People, Birmingham Rep.
AFTER two-and-a-half years away, Birmingham Rep returned to its revamped home last week.
The show chosen to raise the curtain at the venue is People - Alan Bennett’s latest play about an aristocrat clinging to her ageing ancestral home.
Lady Dorothy Stacpoole (a lively Sian Phillips) is desperate to prevent her younger sister’s plan to hand over the house to the National Trust.
To keep it from the clutches of the heritage charity, she considers striking a deal with a shadowy consortium to move the South Yorkshire estate brick-by-brick to Dorset and even lets a porn company shoot a film at the property.
The struggle between siblings about what to do with the building is at the centre of this National Theatre production.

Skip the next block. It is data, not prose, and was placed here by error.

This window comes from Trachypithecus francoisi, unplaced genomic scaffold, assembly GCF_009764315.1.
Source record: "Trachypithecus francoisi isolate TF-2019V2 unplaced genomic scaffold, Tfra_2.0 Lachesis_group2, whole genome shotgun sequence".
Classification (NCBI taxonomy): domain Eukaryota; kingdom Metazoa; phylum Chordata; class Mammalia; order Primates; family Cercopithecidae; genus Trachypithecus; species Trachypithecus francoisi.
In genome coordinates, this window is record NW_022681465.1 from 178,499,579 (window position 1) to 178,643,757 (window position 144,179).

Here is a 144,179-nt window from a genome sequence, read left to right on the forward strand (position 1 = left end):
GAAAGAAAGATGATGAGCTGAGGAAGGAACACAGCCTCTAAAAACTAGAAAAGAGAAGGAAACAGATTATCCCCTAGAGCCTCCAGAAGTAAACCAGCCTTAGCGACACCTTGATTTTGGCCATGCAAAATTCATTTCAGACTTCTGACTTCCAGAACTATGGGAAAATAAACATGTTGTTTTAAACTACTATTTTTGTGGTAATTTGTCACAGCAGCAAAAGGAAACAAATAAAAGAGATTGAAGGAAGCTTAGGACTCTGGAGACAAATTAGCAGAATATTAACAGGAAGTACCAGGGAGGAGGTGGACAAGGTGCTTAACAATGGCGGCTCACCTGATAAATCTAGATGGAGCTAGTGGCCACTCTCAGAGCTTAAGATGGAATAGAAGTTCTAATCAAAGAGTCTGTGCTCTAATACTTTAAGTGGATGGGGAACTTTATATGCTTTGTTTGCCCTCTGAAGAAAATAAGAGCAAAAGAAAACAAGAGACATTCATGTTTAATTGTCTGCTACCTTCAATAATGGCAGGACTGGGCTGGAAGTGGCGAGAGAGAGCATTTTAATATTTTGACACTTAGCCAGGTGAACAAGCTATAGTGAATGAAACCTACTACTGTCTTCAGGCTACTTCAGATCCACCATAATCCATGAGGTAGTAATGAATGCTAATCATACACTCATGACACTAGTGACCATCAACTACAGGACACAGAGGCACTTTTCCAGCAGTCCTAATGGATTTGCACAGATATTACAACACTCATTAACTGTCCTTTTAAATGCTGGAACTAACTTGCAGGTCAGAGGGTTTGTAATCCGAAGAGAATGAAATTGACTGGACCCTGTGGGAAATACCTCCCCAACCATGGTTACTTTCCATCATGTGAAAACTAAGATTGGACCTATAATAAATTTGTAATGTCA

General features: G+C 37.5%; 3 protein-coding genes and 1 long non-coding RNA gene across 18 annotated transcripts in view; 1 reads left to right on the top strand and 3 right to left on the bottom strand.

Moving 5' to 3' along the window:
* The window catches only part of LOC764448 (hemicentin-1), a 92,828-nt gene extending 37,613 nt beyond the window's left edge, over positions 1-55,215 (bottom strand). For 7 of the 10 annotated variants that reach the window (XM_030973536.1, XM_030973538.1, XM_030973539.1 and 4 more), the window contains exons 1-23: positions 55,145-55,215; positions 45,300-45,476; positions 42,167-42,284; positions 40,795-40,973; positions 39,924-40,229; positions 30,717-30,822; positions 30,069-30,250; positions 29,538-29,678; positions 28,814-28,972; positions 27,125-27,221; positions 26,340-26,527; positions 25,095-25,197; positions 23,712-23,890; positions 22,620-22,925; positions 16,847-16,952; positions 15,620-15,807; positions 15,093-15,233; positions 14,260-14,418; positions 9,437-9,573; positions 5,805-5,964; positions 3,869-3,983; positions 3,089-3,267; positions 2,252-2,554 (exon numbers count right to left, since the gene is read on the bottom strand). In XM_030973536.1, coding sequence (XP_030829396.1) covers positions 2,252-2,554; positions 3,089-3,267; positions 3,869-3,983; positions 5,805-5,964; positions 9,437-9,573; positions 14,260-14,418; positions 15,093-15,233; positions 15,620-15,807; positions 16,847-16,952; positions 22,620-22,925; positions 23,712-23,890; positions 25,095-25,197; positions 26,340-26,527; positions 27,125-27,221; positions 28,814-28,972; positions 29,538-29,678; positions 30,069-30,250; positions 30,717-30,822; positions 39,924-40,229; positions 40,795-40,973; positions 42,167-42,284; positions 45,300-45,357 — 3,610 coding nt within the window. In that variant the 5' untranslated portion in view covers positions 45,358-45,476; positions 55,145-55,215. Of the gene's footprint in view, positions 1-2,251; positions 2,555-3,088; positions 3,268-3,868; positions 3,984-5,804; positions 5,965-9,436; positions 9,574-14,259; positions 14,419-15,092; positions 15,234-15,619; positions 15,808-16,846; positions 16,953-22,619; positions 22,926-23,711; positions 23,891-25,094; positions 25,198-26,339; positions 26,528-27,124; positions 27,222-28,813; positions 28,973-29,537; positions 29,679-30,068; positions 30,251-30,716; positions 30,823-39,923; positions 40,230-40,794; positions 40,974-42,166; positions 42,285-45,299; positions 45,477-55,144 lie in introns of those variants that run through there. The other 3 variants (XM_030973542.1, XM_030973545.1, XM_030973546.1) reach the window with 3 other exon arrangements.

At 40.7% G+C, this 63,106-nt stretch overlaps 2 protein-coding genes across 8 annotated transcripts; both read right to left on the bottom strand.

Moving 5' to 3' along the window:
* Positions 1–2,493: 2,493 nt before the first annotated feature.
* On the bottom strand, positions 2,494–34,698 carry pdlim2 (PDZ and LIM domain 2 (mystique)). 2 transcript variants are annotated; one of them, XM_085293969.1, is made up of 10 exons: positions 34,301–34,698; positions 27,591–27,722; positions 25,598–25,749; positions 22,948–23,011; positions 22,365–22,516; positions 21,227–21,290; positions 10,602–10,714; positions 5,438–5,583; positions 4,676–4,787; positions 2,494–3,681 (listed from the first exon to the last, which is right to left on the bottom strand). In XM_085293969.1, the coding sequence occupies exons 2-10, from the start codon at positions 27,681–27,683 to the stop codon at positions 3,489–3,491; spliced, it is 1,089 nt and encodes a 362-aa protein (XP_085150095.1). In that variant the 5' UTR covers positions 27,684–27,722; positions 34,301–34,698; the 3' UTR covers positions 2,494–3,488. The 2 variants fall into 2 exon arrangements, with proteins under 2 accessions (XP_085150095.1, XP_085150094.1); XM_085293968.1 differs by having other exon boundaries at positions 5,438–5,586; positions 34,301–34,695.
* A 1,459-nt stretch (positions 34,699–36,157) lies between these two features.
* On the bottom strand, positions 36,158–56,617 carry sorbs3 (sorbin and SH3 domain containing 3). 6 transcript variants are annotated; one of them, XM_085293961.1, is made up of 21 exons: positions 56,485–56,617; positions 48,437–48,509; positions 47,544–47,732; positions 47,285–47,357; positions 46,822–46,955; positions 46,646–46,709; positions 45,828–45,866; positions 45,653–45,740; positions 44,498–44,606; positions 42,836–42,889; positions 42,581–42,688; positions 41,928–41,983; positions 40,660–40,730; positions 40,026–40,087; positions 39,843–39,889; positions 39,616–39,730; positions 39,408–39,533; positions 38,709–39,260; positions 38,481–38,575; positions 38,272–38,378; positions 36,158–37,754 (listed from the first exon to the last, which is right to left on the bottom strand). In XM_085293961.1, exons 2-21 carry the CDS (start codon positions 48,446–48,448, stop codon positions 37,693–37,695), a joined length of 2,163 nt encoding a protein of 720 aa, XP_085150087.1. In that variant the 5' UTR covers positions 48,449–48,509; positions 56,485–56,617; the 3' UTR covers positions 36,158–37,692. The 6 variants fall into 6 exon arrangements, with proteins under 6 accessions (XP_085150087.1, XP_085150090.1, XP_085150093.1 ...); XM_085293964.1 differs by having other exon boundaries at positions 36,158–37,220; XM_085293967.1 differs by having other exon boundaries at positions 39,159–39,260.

Although rather like the precarious pile of bricks itself, there’s more to the story than meets the eye.
Yes, there’s plenty of belly laughs - we learn the house has a collection of chamber pots used by eminent guests and never emptied and that Lady Stacpoole is behind with the papers (she chastises her sister for spoiling the ending of the Falklands War).
But there are also some poignant revelations about the family’s history and a fair few digs at British institutions - from the Church of England to the National Trust itself.
A fantastic start to the Rep’s rather promising autumn season. The show runs until September 21.